Among American animals the raccoon is surpassed only by the bat and the flying squirrel as a lover of night life. During the daytime the raccoon sleeps. For this reason, the Milan coon farm frequently looks deserted to the visitor. As evening approaches, there is a stir of activity in every cage, and at night the inmates are up and about. Every coon hunter knows that he and his dogs can do their tracking best at night.
So important is a tree den in the lives of raccoons and squirrels that Ohio conservation officials have started a movement, through sportsmen’s organizations, to save the existing hollow trees in which these animals live. A land owner has a dead or dying tree on his place, and to him it is merely an eyesore or a potential source of firewood. He cuts it down without thinking that, to a family of coons or squirrels, it is home sweet home; and when the home of a wild animal is destroyed, it is more difficult for that animal to protect itself and raise its young. When a coon cannot set up housekeeping in a hollow tree, it may seek out a stream and live along the banks, for by nature it is a water-loving animal.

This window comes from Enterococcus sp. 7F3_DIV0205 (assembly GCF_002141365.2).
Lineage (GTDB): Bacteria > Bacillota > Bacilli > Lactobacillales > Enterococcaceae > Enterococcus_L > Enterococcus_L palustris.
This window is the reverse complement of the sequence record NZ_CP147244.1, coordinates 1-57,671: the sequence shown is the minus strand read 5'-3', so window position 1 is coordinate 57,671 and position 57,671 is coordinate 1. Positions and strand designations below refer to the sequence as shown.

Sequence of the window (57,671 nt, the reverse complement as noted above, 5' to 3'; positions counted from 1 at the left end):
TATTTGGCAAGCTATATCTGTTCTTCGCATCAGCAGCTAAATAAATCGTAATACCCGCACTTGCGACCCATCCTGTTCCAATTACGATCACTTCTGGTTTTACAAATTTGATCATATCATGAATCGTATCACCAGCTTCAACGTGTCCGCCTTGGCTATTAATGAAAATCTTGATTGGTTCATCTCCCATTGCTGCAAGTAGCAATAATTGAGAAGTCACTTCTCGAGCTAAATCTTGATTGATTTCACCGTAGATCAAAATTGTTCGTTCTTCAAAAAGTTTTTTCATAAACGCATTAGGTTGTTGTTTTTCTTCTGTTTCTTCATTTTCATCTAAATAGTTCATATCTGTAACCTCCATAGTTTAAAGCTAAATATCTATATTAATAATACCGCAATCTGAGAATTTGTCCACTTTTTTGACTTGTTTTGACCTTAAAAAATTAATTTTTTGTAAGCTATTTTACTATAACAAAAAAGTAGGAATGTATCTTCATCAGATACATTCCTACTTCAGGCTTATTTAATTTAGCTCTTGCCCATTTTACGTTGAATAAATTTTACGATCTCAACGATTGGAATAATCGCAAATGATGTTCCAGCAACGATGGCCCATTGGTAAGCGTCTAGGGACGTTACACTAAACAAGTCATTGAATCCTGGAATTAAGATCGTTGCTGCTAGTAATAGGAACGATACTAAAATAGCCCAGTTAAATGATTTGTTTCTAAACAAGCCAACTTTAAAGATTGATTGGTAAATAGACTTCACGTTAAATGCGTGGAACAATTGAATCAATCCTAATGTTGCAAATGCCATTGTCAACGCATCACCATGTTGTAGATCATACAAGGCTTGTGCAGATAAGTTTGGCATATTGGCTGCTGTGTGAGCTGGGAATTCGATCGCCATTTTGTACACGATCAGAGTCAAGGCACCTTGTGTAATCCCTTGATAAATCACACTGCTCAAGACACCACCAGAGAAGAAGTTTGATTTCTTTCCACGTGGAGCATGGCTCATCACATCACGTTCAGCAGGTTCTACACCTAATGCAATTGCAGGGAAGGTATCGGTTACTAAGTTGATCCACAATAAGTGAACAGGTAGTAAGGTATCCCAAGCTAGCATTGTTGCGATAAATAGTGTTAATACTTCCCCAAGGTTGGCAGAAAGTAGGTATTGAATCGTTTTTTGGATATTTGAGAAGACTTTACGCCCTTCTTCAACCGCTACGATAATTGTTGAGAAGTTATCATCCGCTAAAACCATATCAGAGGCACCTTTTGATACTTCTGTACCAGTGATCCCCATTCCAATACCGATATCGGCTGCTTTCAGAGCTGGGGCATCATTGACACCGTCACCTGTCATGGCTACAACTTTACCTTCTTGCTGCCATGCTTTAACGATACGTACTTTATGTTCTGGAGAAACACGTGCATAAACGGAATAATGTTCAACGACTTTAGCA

The movement includes the creation of new tree homes for coons and squirrels. Hollow trees whose openings are too large for the animals can be partially filled or closed so as to render them habitable. Trees that are decayed but not hollow can be opened up. Hollow trees with openings too small for occupancy can be enlarged. Of course, such operations are undertaken only when the tree is not useful to the owner of the land for any other purpose.
A raccoon will eat almost anything. Feeding schedules at the state farm call for a wide variety of food, with a preference for vegetables rather than meats during the hot season. Lake Erie, a few miles away, provides an abundance of fish. Large quantities of milk are used. Green corn, rolled oats, corn meal, ear corn, dried bread, and tomatoes also are fed. In the wild state, a coon is his own fisherman. He will capture fish, crayfish, and mussels. Although an expert swimmer, he cannot dive and chase his prey under water.